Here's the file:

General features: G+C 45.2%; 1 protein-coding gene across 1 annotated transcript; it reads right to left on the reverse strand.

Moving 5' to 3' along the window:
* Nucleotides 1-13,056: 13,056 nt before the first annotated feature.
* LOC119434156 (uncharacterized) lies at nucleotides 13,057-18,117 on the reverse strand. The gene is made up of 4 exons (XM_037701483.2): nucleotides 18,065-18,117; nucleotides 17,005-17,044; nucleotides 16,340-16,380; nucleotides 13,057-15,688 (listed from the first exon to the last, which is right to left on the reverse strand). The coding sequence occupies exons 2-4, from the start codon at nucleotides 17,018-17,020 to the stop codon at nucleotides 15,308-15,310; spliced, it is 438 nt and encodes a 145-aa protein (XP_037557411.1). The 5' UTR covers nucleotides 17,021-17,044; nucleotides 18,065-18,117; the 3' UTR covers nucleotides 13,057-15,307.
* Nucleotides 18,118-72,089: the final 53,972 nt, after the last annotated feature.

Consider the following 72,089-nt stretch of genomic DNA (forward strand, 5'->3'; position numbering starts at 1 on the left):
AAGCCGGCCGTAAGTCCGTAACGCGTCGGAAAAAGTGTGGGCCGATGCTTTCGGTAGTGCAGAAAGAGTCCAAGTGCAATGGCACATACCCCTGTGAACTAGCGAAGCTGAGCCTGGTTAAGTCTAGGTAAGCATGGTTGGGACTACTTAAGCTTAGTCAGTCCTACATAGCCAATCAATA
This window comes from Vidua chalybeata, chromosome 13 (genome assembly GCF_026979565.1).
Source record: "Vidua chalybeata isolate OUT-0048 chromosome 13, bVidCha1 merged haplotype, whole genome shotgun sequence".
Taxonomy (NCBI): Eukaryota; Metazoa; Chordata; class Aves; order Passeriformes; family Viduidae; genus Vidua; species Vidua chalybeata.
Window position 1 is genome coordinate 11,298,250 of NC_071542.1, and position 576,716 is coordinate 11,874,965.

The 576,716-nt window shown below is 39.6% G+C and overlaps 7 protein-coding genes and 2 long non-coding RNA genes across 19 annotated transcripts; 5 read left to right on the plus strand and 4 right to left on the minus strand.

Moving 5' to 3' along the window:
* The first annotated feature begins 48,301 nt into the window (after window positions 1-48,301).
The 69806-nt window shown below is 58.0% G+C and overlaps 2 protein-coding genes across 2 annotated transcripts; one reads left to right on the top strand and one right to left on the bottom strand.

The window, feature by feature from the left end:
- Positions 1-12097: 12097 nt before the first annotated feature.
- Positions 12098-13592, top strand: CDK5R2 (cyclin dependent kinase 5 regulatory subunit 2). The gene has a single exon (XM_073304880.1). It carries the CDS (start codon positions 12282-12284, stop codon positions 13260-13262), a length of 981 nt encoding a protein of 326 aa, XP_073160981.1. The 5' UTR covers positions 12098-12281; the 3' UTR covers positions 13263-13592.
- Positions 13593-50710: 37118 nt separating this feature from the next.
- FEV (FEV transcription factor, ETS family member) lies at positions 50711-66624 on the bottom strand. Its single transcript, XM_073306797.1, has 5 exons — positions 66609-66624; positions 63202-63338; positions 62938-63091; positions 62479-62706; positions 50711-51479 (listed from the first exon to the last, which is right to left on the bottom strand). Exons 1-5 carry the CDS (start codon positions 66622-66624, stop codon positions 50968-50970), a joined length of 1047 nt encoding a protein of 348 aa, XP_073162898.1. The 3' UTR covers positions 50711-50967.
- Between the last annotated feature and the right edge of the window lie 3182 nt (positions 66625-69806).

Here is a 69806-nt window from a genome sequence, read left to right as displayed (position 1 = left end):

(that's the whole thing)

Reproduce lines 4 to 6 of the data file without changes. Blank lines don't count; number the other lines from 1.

* LOC119434156 (uncharacterized) lies at nucleotides 13,057-18,117 on the reverse strand. The gene is made up of 4 exons (XM_037701483.2): nucleotides 18,065-18,117; nucleotides 17,005-17,044; nucleotides 16,340-16,380; nucleotides 13,057-15,688 (listed from the first exon to the last, which is right to left on the reverse strand). The coding sequence occupies exons 2-4, from the start codon at nucleotides 17,018-17,020 to the stop codon at nucleotides 15,308-15,310; spliced, it is 438 nt and encodes a 145-aa protein (XP_037557411.1). The 5' UTR covers nucleotides 17,021-17,044; nucleotides 18,065-18,117; the 3' UTR covers nucleotides 13,057-15,307.
* Nucleotides 18,118-72,089: the final 53,972 nt, after the last annotated feature.

Consider the following 72,089-nt stretch of genomic DNA (forward strand, 5'->3'; position numbering starts at 1 on the left):